In 2012, Ginsburg dissented the Supreme Court’s 5-4 ruling that for-profit companies should not be required to pay for insurance coverage of contraception. Hobby Lobby Stores, a family-owned arts and crafts chain that had organized its business around Biblical principles, claimed that being required to pay for employees’ access to contraception violated the Free Exercise Clause of the First Amendment and the Religious Freedom Restoration Act of 1993. When the court rejected the contraceptive mandate under the Patient Protection and Affordable Care Act, Ginsburg wrote that Any decision to use contraceptives made by a woman covered under Hobby Lobby’s or Conestoga’s plan will not be propelled by the Government, it will be the woman’s autonomous choice, informed by the physician she consults.” Additionally, she noted the cost barrier of birth control for many women, writing that “the cost of an IUD is nearly equivalent to a month’s full-time pay for workers earning the minimum wage.”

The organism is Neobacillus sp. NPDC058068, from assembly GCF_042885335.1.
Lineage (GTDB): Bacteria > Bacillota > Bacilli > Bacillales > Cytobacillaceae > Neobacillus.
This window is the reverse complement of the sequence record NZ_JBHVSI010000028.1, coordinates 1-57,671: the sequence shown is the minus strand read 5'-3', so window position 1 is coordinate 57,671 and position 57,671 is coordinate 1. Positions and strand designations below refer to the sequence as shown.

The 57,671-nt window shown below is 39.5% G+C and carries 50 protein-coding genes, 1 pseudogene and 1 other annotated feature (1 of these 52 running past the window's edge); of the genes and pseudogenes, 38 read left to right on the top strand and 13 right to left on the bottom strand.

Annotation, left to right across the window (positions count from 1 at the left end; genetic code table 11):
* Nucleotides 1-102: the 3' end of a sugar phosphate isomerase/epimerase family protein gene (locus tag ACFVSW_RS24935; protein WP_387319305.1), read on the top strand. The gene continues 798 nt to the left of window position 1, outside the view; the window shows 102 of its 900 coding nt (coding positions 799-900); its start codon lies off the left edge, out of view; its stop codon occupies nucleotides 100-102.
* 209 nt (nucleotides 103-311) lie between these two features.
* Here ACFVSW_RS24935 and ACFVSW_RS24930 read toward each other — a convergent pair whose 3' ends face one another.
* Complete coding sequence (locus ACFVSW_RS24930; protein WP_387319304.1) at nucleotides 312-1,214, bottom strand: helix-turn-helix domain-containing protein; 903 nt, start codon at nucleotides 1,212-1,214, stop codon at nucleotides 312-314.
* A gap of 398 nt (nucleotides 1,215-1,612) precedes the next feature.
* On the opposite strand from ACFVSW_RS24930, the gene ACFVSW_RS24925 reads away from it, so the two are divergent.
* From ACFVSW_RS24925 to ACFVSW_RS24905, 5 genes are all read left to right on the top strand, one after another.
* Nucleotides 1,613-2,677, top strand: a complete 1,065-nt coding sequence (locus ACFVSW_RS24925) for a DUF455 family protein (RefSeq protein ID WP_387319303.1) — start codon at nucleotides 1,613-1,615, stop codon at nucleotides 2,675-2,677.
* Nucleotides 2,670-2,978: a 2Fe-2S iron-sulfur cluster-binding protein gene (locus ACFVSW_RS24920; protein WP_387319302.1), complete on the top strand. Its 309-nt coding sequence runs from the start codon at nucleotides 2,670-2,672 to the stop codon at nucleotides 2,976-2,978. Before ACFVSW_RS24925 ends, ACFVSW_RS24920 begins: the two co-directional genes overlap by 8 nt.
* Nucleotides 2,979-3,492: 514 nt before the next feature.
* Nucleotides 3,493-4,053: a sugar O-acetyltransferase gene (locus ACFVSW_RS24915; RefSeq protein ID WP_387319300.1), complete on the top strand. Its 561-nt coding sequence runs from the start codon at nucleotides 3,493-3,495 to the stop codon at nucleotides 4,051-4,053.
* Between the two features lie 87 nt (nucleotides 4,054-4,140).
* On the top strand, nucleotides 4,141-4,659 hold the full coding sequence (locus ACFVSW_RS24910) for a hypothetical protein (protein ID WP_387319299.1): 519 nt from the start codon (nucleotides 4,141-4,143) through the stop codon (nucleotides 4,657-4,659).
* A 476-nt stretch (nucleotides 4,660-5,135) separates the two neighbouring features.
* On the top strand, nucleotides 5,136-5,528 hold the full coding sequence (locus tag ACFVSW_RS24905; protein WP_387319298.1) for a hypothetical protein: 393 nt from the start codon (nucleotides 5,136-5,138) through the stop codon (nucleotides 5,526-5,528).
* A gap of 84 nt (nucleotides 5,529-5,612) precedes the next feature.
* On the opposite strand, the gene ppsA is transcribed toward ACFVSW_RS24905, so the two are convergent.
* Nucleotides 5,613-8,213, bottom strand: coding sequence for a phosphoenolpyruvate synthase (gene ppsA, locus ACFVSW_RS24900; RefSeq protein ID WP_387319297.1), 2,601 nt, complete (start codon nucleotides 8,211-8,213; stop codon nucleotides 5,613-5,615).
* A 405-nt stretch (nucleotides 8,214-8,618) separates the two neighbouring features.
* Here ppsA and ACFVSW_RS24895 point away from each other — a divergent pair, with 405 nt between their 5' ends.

As we look back upon a mere handful of Ginsburg’s pivotal contributions to modern-day feminism and human rights, her legacy lives on in countless ways, from equal access to education and protection against workplace discrimination to access to contraception and reproductive justice. Though her career was riddled with adversity, Ginsburg persevered, fighting time after time for social progress with tenacity, grit, and bravery. A pioneer of gender equality, a ceaseless driving force for change, and, most recently, a pop culture icon, her lifelong battle for equality among all Americans paved the way for the paths countless citizens live today.